Misconceptions About Mental Illness
Unfortunately, there are many misconceptions around mental health. For example, many tend to think that those who deal with mental health problems are simply unable to feel better, or that they should “try” to just “get over” depression. However, it is not that easy. This article will be looking at three common misconceptions about mental illness.
“It’s Not Serious“
The first common misconception about mental illness is that it is nothing serious, or that it is easy to get rid of. How many times have you told someone about this illness and have received an underwhelming response or a response that insinuated that you simply needed to get over it? It is extremely frustrating, especially when it comes to the fact that mental illness can be all-encompassing and therefore can make you feel like nothing you do will help. Because of this, it’s important to remember that the feelings and the experience with mental illness are valid.
“You Could Get Better if You Really Wanted To”
Another very common myth is that people who deal with mental illness are simply “faking it” or that they could simply get better if they really wanted to. In such cases, it is incredibly frustrating to see individuals struggling with these stereotypes; after all, if one could so easily get over mental illness, why would they purposely choose not to? Again, your mental illness and experience with it are completely valid. Perhaps you have been struggling with mental health issues due to Covid-19 and feel guilty as you think your condition isn’t “bad enough” for you to get help? This is not the case– mental health is ALWAYS important!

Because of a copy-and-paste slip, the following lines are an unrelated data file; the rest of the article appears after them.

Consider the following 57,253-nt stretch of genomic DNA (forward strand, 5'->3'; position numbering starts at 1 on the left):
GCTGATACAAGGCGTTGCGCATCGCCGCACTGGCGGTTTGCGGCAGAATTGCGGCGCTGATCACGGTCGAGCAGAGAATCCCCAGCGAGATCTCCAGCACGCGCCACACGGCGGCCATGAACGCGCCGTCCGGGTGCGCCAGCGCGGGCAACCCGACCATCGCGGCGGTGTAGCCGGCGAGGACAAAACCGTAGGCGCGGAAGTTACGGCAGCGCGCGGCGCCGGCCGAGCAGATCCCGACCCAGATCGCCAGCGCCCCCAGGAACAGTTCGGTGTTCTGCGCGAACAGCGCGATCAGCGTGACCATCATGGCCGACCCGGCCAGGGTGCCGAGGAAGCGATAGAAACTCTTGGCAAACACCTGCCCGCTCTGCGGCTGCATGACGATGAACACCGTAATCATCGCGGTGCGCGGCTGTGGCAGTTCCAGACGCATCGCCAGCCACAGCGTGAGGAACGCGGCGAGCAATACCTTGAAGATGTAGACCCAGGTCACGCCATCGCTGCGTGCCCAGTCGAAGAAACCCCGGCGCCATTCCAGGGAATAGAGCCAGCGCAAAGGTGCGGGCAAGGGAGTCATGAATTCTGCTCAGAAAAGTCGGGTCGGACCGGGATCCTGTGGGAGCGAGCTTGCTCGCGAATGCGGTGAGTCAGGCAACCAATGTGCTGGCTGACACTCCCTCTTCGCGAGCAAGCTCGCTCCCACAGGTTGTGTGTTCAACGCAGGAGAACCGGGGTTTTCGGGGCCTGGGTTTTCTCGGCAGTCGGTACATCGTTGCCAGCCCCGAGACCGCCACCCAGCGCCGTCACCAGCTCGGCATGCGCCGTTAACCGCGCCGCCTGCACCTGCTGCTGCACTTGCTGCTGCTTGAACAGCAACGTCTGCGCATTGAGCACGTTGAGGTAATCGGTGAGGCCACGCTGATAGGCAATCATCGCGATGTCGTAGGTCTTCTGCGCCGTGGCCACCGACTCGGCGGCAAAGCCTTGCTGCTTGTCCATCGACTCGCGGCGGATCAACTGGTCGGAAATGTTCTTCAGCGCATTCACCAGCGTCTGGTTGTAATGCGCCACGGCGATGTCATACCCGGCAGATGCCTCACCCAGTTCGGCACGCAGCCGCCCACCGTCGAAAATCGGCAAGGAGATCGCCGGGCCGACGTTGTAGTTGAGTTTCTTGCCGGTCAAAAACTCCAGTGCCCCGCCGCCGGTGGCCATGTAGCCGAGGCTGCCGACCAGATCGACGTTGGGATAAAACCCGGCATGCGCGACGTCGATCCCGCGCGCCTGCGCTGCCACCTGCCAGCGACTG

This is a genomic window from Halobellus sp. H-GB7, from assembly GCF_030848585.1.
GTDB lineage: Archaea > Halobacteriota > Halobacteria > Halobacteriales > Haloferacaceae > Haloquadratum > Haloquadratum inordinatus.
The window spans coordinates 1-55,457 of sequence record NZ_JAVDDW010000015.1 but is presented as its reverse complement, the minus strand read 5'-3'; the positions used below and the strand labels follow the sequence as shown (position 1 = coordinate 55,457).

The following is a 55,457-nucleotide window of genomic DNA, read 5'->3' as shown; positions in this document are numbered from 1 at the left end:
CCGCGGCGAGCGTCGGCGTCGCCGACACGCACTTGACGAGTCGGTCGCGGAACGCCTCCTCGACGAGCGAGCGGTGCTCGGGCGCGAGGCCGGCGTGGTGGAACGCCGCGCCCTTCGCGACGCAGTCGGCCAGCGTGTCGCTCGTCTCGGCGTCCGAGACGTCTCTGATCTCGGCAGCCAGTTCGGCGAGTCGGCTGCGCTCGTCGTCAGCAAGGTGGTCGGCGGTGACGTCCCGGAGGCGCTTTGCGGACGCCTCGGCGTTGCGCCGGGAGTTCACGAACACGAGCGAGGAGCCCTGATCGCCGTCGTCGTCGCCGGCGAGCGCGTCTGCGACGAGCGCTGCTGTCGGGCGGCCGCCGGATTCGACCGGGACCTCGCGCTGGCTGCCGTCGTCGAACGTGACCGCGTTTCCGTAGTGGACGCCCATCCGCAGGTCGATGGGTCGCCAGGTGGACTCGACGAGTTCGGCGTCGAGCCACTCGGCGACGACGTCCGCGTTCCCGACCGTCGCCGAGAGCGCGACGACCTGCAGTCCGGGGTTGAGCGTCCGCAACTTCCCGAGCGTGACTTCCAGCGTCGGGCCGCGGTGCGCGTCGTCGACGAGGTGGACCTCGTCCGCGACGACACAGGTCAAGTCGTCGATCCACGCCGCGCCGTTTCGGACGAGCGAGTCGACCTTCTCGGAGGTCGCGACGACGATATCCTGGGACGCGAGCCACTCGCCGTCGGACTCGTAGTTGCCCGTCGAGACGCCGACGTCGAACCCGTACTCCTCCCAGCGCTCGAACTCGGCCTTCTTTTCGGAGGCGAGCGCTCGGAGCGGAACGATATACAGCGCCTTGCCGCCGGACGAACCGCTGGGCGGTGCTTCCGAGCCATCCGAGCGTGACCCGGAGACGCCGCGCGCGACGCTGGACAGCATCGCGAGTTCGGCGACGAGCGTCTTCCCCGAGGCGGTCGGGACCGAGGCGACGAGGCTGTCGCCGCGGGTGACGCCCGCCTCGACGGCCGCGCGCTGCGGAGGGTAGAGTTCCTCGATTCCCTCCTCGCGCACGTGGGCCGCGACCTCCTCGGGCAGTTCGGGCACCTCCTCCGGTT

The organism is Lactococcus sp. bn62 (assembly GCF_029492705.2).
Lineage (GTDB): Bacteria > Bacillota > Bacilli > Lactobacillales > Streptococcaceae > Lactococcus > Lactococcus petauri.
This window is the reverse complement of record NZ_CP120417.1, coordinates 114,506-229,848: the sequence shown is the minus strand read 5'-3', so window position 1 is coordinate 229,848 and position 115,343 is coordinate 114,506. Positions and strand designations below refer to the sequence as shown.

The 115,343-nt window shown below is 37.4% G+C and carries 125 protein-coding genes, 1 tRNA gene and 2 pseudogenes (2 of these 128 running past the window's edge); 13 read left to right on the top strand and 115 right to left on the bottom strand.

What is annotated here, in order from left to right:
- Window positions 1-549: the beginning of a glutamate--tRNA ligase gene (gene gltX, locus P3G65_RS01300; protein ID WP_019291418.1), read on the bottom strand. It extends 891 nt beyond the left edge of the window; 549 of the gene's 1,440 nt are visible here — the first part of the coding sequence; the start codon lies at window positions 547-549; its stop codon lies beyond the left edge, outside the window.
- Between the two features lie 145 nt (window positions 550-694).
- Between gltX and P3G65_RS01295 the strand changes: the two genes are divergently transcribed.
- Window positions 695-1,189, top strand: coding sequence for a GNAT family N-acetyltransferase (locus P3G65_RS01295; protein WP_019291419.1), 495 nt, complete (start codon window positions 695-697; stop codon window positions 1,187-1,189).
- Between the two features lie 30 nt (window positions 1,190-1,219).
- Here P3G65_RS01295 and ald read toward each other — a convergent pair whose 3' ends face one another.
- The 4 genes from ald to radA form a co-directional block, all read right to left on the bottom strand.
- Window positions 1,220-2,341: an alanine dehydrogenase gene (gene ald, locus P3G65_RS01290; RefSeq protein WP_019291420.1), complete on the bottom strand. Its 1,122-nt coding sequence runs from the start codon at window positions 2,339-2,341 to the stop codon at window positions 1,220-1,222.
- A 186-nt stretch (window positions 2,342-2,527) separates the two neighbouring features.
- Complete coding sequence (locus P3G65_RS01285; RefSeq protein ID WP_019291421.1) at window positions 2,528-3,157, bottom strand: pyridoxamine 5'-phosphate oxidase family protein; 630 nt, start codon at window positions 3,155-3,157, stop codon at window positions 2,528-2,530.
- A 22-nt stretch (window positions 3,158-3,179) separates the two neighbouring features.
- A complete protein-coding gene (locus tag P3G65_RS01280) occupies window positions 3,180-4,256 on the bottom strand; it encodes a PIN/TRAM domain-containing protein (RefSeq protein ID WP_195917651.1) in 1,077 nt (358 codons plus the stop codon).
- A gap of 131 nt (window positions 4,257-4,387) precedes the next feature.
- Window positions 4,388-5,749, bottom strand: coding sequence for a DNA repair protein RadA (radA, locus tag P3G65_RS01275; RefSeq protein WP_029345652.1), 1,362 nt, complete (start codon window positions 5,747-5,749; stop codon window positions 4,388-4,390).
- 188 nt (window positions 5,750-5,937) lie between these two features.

“It’s Your Fault”
There is not much to say about this one other than that it is never your fault if a person is in crisis with mental illness. No matter how much they may feel like blaming themselves, mental illness is something that impacts many, if not most people at one point in their life. And, it’s never their fault.
Myths and misconceptions about mental health are often related to the stigma that surrounds mental disorders. This is a common problem that can prevent many individuals from getting the treatment they need. Misconceptions about mental health often lead to inaccurate stereotypes. In addition, stereotypes about mental disorders can further marginalize and isolate individuals who suffer from mental disorders. This can result in them having difficulties relating to others and feeling less comfortable about going to social functions and being around large groups of people. On that note, this concludes this week’s article.
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